“It’s hard to sympathize with them because they were getting 57 percent of the profits of the marketing and it should be 50-50. They should split the pie in half and ‘let’s take half,’ and I think it’s fair on both sides,” he also said (via TSN.ca), not exactly hitting the nail on the head in regard to over just what is being fought.
In his defense, French is his first language, and it’s not as if the word “revenus” is exactly like its English counterpart. Still, Lafleur can find solace in the fact that he’s not the only one confused. Not only does the split remain a hot point of contention, but so does what exactly is being split.
In effect, the owners opted to pull one over on the players and redefine hockey-related revenue from the last lockout. In reality, the 51.6 percent they offered the union last month equated to 46 percent of what is currently considered hockey-related revenue, i.e. what is (via Fox News):
“…derived or earning from, relating to or arising directly or indirectly out of the playing or NHL hockey games or NHL-related events in which current NHL players participate…”
At least one thing is clear: Whether the players end up getting 49 percent of hockey-related revenue (the league’s current proposal) or 57 percent (what they make currently), they’ll all still be paid insane amounts of money to play a game for a living. Glad we figured that out…well, “glad” is relative.
2. Capping Contract Lengths
Shea Weber (center) of the Nashville Predators.
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It would seem logical that being contractually tied down to a single person for over a decade is not the smartest of moves.
Divorce rates alone should make NHL general managers queasy about the potential for long-term deals not working out. And yet Ilya Kovalchuk, Roberto Luongo, Shea Weber and Henrik Zetterberg all signed long-term backsliding deals that circumvented the last collective bargaining agreement.
The saddest thing about this whole trend of paying players until all they need to do to ignore the Sean Averys of the league is shut off their hearing aids?
Rick DiPietro’s 15-year deal is the only one that was probably ironed out in good faith. And that is the only English-language sentence in which the words “faith” and “DiPietro” should appear together.
Now there’s talk of the league arguing that a player’s salary should constitute the cap hit, which would make it pretty hard for teams to award these kinds of contracts in the future without legitimately intending on honoring them.
Players hypothetically wouldn’t be too keen on this idea. It means teams won’t want to handicap themselves in the future, and as a result, won’t be so quick to give someone a front-loaded 15-year deal anymore where they’re paid in peanuts by the end to make the cap hit more palatable.
That this is what potentially holds up the start of the NHL season is simply sickening. It wouldn’t even be an issue if owners hadn't started handing these contracts out like candy in order to get the upper hand over other teams in the first place.
Now that they’ve started, they just can’t stop, as it would be clear-cut collusion on their part to bring down salaries. Apparently, the line between collusion and common sense is a pretty thin one indeed.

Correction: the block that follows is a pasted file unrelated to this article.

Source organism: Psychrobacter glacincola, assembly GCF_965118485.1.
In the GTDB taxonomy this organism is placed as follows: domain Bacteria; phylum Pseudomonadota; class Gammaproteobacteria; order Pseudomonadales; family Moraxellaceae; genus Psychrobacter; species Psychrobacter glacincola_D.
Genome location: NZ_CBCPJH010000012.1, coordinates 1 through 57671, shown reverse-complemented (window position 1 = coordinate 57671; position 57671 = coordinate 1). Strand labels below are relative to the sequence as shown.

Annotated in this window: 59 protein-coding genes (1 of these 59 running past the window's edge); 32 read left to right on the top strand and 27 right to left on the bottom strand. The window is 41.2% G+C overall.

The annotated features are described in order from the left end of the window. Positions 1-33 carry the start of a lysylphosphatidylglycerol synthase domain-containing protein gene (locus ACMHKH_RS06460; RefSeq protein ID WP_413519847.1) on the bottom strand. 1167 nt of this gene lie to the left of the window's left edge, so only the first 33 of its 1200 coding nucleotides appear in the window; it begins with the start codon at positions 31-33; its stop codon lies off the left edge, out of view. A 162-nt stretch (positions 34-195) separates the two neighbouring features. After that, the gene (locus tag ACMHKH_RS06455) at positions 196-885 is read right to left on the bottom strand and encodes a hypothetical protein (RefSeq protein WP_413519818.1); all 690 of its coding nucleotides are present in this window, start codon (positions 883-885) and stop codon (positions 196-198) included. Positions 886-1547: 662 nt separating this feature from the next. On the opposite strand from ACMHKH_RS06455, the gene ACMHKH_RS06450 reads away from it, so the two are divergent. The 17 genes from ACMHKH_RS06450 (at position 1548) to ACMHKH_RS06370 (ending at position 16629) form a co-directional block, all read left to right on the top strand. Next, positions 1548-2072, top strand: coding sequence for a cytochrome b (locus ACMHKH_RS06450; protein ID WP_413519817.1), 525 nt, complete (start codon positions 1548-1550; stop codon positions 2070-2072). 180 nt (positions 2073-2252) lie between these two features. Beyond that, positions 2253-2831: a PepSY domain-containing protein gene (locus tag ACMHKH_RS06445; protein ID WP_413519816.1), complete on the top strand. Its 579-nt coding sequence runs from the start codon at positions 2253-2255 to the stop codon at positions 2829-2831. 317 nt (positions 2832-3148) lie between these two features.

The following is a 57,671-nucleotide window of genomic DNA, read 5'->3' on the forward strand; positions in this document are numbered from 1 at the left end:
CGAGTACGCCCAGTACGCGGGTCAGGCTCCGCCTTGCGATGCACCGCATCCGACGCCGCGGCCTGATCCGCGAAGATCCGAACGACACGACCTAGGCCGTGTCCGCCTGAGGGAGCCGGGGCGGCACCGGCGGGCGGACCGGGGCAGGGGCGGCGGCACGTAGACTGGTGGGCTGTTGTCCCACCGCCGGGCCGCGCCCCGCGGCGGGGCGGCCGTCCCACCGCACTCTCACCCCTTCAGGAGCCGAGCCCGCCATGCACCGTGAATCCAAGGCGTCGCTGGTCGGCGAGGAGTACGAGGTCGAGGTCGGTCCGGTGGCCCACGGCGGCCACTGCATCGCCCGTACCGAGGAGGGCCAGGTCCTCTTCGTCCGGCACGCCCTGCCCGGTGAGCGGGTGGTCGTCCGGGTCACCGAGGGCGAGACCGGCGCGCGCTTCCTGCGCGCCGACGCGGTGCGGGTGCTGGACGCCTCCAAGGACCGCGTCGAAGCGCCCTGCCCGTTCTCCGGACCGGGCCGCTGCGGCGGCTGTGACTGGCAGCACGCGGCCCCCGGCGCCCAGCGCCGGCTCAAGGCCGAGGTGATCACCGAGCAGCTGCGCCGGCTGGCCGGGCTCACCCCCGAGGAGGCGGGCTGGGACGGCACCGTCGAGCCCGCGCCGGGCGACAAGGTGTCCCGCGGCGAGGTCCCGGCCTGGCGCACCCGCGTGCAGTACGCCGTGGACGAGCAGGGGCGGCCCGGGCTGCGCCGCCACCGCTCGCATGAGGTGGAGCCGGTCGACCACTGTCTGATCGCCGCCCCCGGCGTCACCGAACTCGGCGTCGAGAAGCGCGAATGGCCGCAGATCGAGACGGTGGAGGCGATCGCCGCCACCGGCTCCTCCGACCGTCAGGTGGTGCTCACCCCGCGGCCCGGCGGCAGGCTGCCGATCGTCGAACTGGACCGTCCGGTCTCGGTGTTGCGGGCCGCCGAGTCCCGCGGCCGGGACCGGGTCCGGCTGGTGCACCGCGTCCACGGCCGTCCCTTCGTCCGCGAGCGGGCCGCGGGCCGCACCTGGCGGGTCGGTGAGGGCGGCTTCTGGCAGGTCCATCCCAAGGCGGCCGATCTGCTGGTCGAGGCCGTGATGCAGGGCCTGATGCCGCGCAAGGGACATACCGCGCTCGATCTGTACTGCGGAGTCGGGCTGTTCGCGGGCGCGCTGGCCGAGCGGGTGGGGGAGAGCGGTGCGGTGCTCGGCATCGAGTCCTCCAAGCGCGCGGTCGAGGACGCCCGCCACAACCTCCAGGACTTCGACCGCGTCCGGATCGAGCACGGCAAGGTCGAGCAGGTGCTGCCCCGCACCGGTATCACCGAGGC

1. The Legal Battles in Alberta and Quebec
Jarome Iginla of the Calgary Flames.
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In a supposed attempt to prevent some of its members from being locked out, the union filed applications with Quebec and Alberta’s respective labor relations boards to declare the work stoppage illegal (due to the illegality of a group not certified by said labor boards being locked out).
This begs one obvious, pressing question: What would happen in the unlikely event that this is successful?
Would the Edmonton Oilers, Calgary Flames and Montreal Canadiens just play each other? Would they engage in some perverse game of musical chairs all the while? If not, would they continue to be paid just to show up for practice?
This is all oddly reminiscent of an M. Night Shyamalan movie: a half-decent idea that no one took the time to think through, with no Bruce Willis this time around to lend it the tiniest bit of credibility.
It’s like someone with the vaguest familiarity with Canadian law brought it up at a union meeting, everyone said to themselves, “Hey, this is the last thing the league would expect! Awesome!”, patted each other on the back, called it a day and no one bothered to ask why this wasn’t thought this up in 2004.
The answer, in short: Players were apparently smarter eight years ago.
All this does is give the league one more thing to worry about instead of tabling legitimate counteroffers. That’s actually the best-case scenario for players.
The worst case: This moronic stall tactic actually works and fan support for the players ends up dwindling faster than the bank accounts of the players of the 27 other teams who are still locked out.
Yeah, that’s right. Nowhere in this brilliant plan is there accounting for the remaining 90 percent of the league. And here, everyone with even a speck of brain power thought “unions” were meant to stay “unified.”
Boy, won’t the people at Merriam-Webster feel embarrassed when they realize their mistake.
I think it’s safe to say if this is part of some diabolically genius plan on the part of the players’ association to force the NHL to start up the season league-wide that actually works, everyone will be shocked.
Let’s not forget, these same players forced us to coin the term “stupid penalty” for a particularly boneheaded infraction. This when, let’s be honest, being sent to the penalty box for any old penalty game in, game out after having had years to learn the rules doesn’t exactly scream MENSA.